It’s 11 days until Thanksgiving and neither Time Warner Cable nor Cablevision Systems, representing some 49 million homes, have signed deals to carry the NFL Network. The Wall Street Journal today has an article about the ticking clock, as the fledgling network, owned by the National Football League, will launch a series of weekly live game broadcasts beginning Turkey Day. That means unless the NFL and cable companies come to terms, fans in cities like San Antonio, a Time Warner market, or the New York City area, Cablevision territory, won’t get to watch the Denver Broncos battle the Kansas City Chiefs over a second piece of pumpkin pie. Or will they? Reports the Journal, “Indeed, the league will be counting on those regional fans, those in NFL-less cities as large as Los Angeles and gambling and fantasy aficionados….Much will depend on how angry those fans get, and how much that anger translates into calls to congressional representatives and attorneys general.” But the author forgets that in San Antonio, thanks to statewide video franchise reform in Texas, NFL fans have a choice. So do customers in Cablevision’s New York City markets, where Verizon competes with its FiOS service (not in every suburban municipality, however, because New York State has yet to take up franchising reform). Quick visits over to AT&T’s U-Verse and Verizon’s FiOS sites confirm that the NFL Network is available as part of lower-end channel packages. So consumers in these markets don’t have to spend time navigating the government’s complaint bureaucracy; they can simply change providers. Ain’t that grand? In the past, negotiations between programmers and cable companies could go on at length, as was the case when George Steinbrenner moved his New York Yankees to the Yes Network and then sought a higher fee from Cablevision. My gut tells me that the presence of competition, the cable companies will settle a lot faster, maybe not by Thanksgiving, but before the end of the current season. That’s good for consumers everywhere and another example of how competition and franchise reform improves cable service and value.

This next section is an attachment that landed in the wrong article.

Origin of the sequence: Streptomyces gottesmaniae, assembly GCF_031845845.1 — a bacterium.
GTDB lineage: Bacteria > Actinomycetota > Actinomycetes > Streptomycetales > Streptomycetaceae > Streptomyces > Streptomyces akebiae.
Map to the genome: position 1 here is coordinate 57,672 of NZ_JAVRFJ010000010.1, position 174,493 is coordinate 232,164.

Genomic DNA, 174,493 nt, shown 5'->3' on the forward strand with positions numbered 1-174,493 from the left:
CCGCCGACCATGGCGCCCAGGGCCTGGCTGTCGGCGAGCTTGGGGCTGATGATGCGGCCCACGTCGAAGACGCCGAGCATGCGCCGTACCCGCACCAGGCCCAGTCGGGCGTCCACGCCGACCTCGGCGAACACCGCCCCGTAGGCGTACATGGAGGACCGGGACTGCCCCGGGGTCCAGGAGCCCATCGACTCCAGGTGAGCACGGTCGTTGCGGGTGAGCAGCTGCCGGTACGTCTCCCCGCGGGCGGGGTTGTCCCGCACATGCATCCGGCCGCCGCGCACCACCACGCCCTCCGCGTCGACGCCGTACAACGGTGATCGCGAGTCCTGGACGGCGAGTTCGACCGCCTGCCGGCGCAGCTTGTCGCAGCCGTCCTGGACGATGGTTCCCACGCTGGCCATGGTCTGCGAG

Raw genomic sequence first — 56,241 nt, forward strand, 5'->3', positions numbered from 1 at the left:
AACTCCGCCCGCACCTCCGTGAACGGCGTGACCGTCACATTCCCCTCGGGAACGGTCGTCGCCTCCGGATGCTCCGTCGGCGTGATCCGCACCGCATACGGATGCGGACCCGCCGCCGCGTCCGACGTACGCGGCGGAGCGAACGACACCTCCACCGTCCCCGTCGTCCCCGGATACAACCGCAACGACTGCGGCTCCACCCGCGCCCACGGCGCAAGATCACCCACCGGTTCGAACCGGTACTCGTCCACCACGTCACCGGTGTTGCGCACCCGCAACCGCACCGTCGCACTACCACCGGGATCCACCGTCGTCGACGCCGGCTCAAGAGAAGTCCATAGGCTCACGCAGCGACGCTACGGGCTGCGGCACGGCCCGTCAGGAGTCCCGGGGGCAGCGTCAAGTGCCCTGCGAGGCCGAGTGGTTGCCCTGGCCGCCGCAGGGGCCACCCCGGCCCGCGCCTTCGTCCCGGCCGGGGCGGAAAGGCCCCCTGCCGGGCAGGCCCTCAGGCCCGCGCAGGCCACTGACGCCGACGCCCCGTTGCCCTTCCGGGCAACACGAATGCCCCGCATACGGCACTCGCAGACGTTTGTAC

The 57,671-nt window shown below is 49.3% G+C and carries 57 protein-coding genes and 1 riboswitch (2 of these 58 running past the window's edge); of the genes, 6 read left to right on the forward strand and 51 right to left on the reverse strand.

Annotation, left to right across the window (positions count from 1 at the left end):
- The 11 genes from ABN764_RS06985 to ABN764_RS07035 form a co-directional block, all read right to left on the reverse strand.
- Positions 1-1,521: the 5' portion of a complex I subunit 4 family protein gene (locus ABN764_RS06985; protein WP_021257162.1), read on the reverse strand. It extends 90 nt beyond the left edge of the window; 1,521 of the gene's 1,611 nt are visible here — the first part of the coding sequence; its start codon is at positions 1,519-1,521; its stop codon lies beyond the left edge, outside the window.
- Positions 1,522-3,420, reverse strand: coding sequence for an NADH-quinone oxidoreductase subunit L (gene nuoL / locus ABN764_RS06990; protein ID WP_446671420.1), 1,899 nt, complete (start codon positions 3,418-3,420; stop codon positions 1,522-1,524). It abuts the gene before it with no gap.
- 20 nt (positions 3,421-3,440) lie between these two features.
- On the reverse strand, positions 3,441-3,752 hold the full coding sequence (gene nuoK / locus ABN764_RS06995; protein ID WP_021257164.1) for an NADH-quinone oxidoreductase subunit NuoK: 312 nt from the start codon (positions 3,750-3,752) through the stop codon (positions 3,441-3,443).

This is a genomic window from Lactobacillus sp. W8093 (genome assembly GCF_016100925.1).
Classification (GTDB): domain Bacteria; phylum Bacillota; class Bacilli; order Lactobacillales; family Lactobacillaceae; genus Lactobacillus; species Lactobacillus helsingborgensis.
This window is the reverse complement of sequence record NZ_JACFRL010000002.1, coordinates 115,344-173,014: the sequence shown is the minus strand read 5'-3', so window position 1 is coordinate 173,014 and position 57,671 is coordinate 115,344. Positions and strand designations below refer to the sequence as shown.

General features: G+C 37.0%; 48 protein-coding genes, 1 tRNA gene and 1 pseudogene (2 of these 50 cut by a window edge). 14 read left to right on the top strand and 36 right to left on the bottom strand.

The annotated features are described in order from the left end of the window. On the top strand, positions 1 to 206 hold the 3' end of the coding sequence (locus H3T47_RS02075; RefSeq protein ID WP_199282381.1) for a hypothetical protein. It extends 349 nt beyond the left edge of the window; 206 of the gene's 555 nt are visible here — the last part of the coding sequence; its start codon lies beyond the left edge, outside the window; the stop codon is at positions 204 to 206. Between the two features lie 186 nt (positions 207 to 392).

Steven Titch served as a policy analyst at Reason Foundation from 2004 to 2013.